I’m so happy to hear it, Heather! Thank you for your comment!
Thank you so much for these fun tips I am making cake pops for the first time for the blood drive we are having at the hospital I am working at my theme is Evening in Paris so I thought these would be fun to have. Could you tell me how many cake pops one cake mix will make?
Oh goodness, I’m really not sure Michelle – I’ve never counted. It will vary depending on the size of the cake pop balls, of course, but I’m guessing maybe 30-40/box?? Eek! I hope that’s fairly accurate. I’ll count the next time I make a batch and report back!
Thank you so much for all the tips! I have a question, how many should a box of cake yield? This was my 1st time making them and with your blog it came out great, well not my decorating part but that comes with practice.
I’m trying to learn to bake with alternatives to sugar but need a reference to how many I should get out of the box size.
Do you have any tips on freezing or thawing the cake pop? Where/how should they be stored? When thawing what can I do to prevent sweating ?
I’m looking for this answer as well.
Thanks in advance!
I am so glad I came across this article! I am a pretty experienced cook and baker, but have yet to attempt cake pops. I’ve read all sorts of different methods and have been unsure of what to try- but this article has sold me! I too preferred to do them by hand, and not use any of those molds and such. I had a basic idea of the process but your tips in this article are awesome- things I never thought of (like the Styrofoam!!!!) I will be making “Frozen” themed cupcakes AND cakepops for my daughter’s 4th birthday this weekend. Wish me lunch!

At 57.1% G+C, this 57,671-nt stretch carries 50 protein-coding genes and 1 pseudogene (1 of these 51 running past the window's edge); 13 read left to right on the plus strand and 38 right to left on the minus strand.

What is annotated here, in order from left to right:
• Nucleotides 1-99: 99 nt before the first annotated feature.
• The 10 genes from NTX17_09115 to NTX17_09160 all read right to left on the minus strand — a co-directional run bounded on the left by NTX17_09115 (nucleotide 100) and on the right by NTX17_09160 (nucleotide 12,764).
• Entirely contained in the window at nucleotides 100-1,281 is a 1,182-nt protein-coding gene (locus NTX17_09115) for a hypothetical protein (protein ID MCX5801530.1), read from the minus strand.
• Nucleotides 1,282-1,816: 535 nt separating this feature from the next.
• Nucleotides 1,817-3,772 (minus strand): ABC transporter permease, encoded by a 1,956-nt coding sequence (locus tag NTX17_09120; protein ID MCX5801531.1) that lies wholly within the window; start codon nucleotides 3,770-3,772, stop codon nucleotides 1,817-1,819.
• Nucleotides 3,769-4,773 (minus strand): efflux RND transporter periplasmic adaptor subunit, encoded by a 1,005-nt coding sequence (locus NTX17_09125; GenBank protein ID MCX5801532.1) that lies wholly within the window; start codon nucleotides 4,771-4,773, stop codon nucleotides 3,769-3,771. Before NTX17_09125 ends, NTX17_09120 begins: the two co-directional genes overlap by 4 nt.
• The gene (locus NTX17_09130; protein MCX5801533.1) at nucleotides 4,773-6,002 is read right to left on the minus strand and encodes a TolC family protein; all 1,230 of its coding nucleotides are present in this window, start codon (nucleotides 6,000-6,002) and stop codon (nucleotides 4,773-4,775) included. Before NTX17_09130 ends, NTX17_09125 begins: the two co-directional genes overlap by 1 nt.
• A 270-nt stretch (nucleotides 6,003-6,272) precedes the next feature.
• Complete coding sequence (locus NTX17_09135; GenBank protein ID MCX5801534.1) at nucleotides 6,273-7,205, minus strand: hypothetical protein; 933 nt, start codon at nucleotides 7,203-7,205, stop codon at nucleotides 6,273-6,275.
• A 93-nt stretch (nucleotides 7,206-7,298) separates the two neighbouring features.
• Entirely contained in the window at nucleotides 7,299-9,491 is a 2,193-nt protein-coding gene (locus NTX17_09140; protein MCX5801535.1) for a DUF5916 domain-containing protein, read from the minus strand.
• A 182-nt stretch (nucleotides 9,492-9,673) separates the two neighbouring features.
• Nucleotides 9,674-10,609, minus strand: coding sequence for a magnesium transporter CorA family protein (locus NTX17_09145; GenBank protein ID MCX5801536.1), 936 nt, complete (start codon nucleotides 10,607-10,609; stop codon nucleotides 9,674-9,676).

Good luck, Christine – I’m sure they’ll turn out beautifully!
how do you store the cake pops in your freezer? have you ever tried just freezing the ball and doing the candy coating when you are ready to use it?
Can you make the pops on Friday and leave them in the fridge for two days? or is it best to freeze no matter what? Our son’s party is on a Sunday and I would like to have as much done earlier than not.
I’ve tried making cake pops before. They came out really big and ended up cracking. Any tips to make sure they are a perfect size and why do they crack?
You freeze the cake pops on sticks, but without candy coating & sprinkles, right? Have you ever frozen them fully decorated?
Hi thanks for the hints! I’ve made cake pops a few times but sometimes have them crack. Have you seen this before and know a way to prevent it from happening? Thank you
Hello! What’s the best way to freeze them? Without damaging them and keeping them safe from other things in the freezer.
I have just started making cake pops for 3 months now and I’m obsessed with them. My question is what is your advise for decorating with cookie icing and fondant.